Published July 07 2010
Flooding: Cooperation called vital to water storage proposal
“What you’re talking about is a community effort on a grand scale, and everyone would have to chip in some,” Natural Resources Conservation Service Chief Dave White said during a stop in Fargo-Moorhead on Tuesday.
Or, as U.S. Rep. Collin Peterson, D-Minn., put it: “Everybody’s got to take some of this pain.”
Watershed leaders from Minnesota and North Dakota began digging through the federal government’s toolbox on Tuesday to see what’s available to fix the valley’s flooding problems by boosting water storage.
The meeting at Moorhead’s Courtyard by Mariott was the first step in what’s expected to be a yearlong process of identifying how best to accomplish the goal of keeping 1 million acre-feet of water out of the Red River during peak flood periods.
Leading the charge is Peterson, who hopes to secure $500 million for flood control projects when work begins on the federal farm bill next summer. The current bill expires in 2012.
Peterson, citing his position as chairman of the House Agriculture Committee, expressed optimism that the money – $50 million a year for 10 years – will make it into the farm bill as a mandatory program.
“I have told my committee members, we’re going to do this or there isn’t going to be a farm bill,” he told The Forum’s editorial board. He noted that fellow Rep. Earl Pomeroy, D-N.D., also sits on the committee, and the idea has the backing of Senate Agriculture Committee members Sen. Kent Conrad, D-N.D., and Sen. Amy Klobuchar, D-Minn.
There is precedent: The 2008 farm bill included similar funding to address water quality in Chesapeake Bay, and the 2002 bill provided more than $100 million to help conserve water for drought-stricken farms and ranches in Oregon’s Klamath Basin.
“I believe, without question, we have a national priority area here,” that warrants inclusion in the farm bill, Pomeroy said during a press conference with Peterson and White.
A mechanism for managing the projects was finalized Tuesday with the signing of a joint powers agreement between Minnesota’s Red River Watershed Management Board and North Dakota’s Red River Joint Water Resource District.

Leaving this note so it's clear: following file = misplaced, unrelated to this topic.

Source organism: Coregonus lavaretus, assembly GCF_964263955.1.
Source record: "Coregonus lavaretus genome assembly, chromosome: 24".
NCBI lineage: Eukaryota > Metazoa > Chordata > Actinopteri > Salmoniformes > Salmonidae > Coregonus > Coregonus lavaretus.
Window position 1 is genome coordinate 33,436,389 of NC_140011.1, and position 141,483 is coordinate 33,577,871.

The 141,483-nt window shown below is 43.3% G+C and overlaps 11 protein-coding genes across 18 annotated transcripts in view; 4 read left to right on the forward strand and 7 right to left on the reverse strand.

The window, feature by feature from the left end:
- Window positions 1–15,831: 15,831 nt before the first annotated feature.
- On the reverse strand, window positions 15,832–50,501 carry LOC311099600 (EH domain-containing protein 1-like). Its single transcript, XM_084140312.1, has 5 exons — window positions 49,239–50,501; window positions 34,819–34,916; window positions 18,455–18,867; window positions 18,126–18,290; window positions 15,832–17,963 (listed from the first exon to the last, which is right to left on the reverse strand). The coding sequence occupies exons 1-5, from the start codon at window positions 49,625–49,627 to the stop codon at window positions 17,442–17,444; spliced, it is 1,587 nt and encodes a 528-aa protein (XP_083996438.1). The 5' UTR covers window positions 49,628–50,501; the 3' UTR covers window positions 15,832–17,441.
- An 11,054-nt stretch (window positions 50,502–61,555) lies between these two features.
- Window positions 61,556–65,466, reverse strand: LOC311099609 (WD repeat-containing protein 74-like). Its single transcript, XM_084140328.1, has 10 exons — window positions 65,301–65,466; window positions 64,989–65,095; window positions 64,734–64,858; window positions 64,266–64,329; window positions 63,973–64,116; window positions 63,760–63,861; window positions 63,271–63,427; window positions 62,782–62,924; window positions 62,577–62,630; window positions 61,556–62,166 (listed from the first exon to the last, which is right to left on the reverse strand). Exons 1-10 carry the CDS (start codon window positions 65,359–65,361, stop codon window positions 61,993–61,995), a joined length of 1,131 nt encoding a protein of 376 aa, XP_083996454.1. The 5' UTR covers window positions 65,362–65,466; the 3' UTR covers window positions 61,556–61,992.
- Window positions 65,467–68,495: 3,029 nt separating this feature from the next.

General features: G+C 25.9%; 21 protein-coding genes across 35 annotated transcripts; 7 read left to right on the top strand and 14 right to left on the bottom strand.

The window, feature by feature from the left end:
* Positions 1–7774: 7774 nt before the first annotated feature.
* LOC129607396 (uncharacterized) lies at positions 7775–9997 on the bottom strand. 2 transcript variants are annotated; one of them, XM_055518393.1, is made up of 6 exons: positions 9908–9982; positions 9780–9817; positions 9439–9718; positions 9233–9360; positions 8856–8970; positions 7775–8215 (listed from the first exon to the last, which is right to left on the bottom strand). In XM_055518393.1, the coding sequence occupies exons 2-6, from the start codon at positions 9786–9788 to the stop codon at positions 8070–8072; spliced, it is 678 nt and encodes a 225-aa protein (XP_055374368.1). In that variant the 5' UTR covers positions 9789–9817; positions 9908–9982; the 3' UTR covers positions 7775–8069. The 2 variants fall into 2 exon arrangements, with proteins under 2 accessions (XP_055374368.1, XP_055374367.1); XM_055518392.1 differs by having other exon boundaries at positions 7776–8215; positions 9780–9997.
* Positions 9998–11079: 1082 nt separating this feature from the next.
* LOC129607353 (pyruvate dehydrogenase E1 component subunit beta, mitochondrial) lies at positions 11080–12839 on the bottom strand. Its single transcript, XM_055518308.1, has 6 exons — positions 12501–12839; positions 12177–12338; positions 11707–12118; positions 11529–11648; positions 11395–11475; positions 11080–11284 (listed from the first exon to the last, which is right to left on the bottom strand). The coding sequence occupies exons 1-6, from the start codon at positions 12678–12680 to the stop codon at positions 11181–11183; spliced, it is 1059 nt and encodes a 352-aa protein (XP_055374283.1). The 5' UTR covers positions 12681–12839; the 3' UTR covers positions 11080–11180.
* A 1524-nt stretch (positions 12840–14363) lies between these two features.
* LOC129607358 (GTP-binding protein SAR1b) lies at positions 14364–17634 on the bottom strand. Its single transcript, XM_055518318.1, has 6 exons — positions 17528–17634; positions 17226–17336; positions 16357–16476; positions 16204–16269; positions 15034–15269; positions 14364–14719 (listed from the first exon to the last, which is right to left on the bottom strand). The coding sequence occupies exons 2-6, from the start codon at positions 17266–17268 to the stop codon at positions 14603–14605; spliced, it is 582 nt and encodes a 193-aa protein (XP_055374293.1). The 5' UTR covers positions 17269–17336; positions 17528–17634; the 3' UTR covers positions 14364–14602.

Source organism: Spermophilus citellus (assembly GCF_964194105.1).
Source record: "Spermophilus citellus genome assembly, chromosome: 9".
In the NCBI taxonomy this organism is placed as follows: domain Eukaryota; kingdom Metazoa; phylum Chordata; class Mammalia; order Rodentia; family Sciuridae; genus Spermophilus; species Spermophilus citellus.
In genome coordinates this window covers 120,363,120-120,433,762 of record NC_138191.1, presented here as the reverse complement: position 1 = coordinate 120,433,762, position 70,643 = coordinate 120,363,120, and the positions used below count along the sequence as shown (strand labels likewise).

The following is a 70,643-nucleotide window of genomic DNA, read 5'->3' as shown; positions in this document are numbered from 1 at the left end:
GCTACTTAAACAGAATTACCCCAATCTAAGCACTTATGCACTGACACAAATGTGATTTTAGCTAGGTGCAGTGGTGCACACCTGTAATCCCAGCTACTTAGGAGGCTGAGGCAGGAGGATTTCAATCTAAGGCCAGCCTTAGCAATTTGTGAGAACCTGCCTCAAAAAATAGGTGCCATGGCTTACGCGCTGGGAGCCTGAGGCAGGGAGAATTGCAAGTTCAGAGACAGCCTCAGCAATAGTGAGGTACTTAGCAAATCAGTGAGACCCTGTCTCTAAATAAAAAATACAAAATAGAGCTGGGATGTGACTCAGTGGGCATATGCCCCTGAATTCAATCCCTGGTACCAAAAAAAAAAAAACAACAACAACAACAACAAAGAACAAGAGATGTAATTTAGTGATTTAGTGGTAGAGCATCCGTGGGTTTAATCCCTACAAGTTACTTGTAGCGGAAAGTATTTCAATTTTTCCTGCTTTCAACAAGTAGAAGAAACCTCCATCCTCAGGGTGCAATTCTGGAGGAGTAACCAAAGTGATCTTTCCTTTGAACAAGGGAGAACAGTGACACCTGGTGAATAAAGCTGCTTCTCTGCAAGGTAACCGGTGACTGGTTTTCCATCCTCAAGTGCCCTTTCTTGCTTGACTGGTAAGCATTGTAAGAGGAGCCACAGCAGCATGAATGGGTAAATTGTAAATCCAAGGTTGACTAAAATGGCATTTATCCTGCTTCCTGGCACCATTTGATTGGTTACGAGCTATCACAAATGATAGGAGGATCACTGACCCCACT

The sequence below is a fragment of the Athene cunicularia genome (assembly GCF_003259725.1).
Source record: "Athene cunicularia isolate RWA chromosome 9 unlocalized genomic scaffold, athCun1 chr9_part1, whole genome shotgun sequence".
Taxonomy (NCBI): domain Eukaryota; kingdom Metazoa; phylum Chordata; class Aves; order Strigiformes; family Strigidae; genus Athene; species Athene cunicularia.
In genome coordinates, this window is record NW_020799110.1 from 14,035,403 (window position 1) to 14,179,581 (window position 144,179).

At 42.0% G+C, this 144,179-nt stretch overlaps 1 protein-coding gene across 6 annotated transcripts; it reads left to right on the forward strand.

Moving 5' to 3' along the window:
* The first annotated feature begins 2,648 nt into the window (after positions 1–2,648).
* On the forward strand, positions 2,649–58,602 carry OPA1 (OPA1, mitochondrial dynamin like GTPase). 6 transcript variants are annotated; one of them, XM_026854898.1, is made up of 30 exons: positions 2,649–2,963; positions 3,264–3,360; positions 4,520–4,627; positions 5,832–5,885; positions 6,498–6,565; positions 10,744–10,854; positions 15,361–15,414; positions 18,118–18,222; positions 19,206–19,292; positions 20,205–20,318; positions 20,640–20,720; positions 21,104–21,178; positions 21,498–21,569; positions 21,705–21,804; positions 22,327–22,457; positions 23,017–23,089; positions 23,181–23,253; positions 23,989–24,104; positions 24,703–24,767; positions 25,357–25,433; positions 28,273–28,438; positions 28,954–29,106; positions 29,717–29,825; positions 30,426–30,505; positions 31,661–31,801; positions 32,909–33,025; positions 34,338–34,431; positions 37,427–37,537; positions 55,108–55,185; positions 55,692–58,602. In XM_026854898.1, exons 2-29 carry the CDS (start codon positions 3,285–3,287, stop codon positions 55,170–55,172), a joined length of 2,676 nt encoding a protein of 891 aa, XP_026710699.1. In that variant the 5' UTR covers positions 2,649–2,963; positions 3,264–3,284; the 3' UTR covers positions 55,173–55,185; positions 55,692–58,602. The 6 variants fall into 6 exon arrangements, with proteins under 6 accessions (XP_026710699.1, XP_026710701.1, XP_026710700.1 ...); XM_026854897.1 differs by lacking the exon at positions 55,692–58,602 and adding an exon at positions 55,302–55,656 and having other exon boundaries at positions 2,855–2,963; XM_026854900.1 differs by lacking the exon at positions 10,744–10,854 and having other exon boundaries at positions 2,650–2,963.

Peterson and White said the projects could vary widely, from restoring wetlands and holding water on fields via the “waffle plan” to storing water under fields by installing control structures on farmers’ drain tile outlets.
All options are on the table, Peterson said, including his controversial proposal to hold back water in Minnesota’s lakes country.
“Most of the people that live on these lakes are from Fargo-Moorhead, or Wahpeton-Breckenridge or Grand Forks, and they need to be part of the solution,” he said. “I mean, you can’t just say it’s going to be the farmers (who) are going to do it.”
The two states and watersheds would have to match the federal funds, which Peterson believes is “doable.”
Peterson said the total funding of $1 billion would be enough to establish 1 million acre-feet of storage and mitigate the effects of a proposed Fargo-Moorhead diversion on downstream residents.
Roughly 200,000 to 250,000 acre-feet of storage would be upstream from Fargo-Moorhead, said Charlie Anderson of JOR Engineering in Alexandria, Minn., which has studied potential storage sites in the valley. During the 1997 flood, that would have lowered the river level by about 2 feet in the metro area and by about 1 foot in Halstad, Minn., he said.
Jerome Deal, chairman of the Bois de Sioux Watershed District, said large storage projects such as its 17,000-acre-feet North Ottawa impoundment project may be too big to qualify under current NRCS guidelines, so program changes may be needed.
But he’s excited about the prospect of federal funding for retention projects.
“That would be absolutely great. I mean, we’re going to be able to progress on these and have more under construction at the same time,” he said.
Readers can reach Forum reporter Mike Nowatzki at (701) 241-5528